Webmaster’s Note: The following notes of various definitions, conceptions, and formulations of heresy offered during the 2014 ISHS Conference were recorded by Jordan Miller.
Possible wording for use in the Society’s bylaws:
The society recognizes fully that as definitions of “religion” are notoriously problematic, in turn, varieties of religious expression or reactions against particular religious expressions are also impossible to define comprehensively. As a result, each term––”heresy,” “blasphemy,” and “unbelief”––is dynamic and the Society’s understanding of these definitions leaves them each, by both necessity and design, open-ended and slippery. They mutually constitute each other and are context-dependent.
As a society for heresy studies, it is fitting that we disagree with each other — even over such fundamental terms as those contained in the name of our organization. We encourage our own internal dissent.
Notes from panel 2:
“Heresy is a polemical term for doctrinal difference.”
Notes from the roundtable:
Royalty — Heresy, as a technical term, historically has meant ‘demonic difference.’ Orthodoxy creates itself by creating heresies.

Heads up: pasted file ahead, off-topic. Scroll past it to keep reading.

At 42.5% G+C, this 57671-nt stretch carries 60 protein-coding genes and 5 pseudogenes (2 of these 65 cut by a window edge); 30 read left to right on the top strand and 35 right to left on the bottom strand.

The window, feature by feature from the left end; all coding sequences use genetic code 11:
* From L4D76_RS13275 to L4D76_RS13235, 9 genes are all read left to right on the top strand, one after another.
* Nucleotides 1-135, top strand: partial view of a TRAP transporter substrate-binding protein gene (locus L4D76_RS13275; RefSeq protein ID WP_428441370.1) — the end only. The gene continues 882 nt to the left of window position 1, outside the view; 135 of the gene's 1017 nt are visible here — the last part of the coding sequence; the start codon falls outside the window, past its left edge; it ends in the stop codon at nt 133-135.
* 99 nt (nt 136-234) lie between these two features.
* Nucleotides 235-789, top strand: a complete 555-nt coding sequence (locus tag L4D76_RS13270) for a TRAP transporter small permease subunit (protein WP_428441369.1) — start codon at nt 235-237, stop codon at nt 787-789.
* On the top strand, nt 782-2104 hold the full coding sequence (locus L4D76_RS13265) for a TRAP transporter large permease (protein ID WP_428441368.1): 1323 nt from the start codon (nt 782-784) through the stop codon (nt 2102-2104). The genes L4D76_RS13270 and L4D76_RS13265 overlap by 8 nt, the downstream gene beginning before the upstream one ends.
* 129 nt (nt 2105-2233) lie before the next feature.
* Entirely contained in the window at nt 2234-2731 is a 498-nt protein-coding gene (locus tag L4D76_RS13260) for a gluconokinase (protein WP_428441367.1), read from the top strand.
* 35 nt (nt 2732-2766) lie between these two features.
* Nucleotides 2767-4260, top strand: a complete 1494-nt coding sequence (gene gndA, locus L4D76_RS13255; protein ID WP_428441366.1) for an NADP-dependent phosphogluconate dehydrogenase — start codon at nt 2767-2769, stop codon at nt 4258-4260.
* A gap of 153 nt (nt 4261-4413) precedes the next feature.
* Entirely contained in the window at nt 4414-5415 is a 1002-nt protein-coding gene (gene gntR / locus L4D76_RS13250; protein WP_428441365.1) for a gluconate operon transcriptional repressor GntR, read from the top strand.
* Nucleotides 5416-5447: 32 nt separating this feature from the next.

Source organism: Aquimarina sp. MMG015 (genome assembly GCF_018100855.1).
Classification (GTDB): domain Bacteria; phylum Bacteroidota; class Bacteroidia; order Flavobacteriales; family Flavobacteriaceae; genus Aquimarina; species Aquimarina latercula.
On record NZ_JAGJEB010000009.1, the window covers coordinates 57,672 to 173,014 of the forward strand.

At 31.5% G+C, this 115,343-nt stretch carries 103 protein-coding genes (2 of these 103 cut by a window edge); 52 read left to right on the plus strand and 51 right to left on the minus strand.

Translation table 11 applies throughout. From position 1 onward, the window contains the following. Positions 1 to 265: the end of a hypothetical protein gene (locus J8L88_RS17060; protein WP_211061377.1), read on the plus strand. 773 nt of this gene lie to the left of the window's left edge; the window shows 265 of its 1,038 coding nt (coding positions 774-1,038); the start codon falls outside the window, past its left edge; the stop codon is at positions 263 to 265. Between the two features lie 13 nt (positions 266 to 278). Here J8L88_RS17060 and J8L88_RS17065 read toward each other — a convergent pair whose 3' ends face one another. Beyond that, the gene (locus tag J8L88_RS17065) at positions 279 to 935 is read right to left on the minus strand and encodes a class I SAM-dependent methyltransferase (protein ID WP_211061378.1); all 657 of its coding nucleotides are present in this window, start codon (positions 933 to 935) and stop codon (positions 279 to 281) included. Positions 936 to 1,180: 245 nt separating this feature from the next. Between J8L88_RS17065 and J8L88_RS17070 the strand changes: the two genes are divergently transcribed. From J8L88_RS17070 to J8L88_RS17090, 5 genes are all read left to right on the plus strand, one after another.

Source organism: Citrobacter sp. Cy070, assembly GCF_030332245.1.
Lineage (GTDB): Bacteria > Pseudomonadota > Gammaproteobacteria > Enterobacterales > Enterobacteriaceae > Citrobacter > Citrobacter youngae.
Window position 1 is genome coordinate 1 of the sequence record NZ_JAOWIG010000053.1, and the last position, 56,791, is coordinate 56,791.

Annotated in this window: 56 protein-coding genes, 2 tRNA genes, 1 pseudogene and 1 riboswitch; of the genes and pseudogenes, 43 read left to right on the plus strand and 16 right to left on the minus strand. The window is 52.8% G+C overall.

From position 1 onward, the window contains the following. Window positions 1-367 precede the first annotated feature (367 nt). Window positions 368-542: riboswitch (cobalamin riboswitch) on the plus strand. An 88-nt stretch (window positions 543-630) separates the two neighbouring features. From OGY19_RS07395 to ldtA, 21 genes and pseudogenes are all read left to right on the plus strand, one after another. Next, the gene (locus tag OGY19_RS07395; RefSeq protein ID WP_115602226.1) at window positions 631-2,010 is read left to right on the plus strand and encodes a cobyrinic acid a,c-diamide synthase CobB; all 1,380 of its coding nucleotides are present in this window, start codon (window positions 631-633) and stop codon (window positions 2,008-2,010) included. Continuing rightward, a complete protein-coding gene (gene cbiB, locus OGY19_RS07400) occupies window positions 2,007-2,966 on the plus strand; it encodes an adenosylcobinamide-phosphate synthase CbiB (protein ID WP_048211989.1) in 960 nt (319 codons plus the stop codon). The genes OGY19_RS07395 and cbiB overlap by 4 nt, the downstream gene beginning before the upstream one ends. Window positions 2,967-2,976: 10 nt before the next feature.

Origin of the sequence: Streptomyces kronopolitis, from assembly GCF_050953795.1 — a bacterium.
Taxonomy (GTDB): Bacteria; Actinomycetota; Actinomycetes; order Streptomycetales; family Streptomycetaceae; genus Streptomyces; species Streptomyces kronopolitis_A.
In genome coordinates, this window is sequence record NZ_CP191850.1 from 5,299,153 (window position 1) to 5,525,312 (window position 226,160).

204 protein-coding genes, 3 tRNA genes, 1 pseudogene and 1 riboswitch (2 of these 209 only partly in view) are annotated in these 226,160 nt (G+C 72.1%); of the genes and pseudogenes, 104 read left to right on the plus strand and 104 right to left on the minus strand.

Goldstein — Heresy is meaningful in that it has the potential to connect small numbers of people through adversity. Orthodox categories tend to stifle creativity; heresy is a creative rebellion against those categories.
Simon — Heresy is a mark of vibrancy and fertility of ideas, beliefs, etc. It’s academic orthodoxy to reduce all things religious to codes for other things (economics, politics, material conditions, race/gender/sexuality, etc). To study religion is, in a sense, heretical. It follows that heresy itself should be given its due.
There’s little more exciting than when someone says, “you can’t do that!” Heresy is a useful term in that it preserves the sense of antagonism — that things matter — that things are at stake for certain communities.